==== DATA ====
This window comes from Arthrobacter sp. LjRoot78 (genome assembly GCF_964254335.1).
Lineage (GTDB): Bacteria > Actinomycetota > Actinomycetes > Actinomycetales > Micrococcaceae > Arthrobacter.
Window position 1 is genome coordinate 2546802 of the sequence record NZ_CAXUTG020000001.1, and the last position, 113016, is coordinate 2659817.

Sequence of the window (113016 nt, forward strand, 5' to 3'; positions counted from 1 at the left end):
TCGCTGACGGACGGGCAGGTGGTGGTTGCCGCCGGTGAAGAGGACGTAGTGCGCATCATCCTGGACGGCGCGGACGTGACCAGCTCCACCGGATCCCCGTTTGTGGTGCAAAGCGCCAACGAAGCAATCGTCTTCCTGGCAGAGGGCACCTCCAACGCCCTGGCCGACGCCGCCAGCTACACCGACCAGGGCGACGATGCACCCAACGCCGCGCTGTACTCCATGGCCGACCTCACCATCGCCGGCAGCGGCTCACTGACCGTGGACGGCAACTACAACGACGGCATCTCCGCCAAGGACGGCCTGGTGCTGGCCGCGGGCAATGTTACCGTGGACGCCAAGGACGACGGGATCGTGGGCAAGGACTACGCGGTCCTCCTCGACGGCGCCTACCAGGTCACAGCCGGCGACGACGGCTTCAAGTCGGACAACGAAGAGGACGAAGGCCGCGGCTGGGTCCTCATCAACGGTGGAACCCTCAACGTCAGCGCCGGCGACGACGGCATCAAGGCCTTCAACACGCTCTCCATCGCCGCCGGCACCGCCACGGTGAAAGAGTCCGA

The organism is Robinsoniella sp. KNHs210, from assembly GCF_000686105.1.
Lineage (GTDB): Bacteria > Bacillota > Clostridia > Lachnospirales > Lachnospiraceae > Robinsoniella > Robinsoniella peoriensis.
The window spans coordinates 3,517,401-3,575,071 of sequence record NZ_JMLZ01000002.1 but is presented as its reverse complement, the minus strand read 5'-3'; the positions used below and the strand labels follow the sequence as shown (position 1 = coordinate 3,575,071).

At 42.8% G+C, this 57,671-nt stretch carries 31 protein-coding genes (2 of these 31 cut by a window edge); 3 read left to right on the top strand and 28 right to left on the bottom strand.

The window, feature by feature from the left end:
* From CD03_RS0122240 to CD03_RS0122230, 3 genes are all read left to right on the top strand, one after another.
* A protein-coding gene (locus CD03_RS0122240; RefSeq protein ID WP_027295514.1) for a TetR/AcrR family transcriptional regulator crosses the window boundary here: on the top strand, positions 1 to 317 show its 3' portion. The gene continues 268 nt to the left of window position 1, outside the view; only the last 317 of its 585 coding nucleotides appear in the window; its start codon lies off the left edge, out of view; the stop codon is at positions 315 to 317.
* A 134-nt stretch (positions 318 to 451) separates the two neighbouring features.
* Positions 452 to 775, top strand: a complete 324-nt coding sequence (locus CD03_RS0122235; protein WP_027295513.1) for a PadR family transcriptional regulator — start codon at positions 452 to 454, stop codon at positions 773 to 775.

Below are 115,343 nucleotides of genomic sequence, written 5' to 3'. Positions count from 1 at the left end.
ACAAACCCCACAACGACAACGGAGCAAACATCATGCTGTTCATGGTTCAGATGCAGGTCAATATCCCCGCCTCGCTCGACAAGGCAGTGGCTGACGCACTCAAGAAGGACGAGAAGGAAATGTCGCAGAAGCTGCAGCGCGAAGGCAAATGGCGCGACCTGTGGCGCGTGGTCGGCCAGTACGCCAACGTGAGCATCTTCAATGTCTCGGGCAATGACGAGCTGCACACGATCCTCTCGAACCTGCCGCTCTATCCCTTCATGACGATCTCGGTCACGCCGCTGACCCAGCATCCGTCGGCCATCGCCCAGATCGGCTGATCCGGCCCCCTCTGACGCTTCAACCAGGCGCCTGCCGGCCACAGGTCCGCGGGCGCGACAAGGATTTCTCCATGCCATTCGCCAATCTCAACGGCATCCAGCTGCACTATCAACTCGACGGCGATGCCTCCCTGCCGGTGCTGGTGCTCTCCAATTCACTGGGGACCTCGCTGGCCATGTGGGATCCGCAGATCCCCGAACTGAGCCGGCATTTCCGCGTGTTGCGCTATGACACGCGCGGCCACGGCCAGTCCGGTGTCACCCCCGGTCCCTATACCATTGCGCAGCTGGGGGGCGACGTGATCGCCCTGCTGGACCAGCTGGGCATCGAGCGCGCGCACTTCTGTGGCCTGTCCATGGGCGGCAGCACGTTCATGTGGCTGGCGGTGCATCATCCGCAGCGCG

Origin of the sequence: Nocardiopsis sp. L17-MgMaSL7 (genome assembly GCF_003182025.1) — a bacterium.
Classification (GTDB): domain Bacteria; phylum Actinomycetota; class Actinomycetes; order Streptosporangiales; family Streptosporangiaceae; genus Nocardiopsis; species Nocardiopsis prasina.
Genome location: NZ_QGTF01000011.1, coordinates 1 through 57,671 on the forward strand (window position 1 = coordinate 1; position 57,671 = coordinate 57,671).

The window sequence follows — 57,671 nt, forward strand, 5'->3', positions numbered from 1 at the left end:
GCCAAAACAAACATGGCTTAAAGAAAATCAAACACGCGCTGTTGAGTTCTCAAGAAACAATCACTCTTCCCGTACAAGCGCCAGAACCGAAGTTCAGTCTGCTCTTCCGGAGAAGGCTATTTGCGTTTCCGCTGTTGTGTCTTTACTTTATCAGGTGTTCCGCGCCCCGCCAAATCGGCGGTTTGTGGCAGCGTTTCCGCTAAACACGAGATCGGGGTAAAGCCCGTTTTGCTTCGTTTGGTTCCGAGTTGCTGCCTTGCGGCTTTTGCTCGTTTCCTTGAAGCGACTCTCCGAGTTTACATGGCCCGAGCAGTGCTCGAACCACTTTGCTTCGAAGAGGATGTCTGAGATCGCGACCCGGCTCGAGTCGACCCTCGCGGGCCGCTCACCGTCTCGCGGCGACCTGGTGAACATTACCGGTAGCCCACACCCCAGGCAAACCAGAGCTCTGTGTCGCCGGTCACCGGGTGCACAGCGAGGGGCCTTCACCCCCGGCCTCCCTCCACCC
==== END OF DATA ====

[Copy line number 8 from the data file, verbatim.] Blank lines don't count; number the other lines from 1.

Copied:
The window spans coordinates 3,517,401-3,575,071 of sequence record NZ_JMLZ01000002.1 but is presented as its reverse complement, the minus strand read 5'-3'; the positions used below and the strand labels follow the sequence as shown (position 1 = coordinate 3,575,071).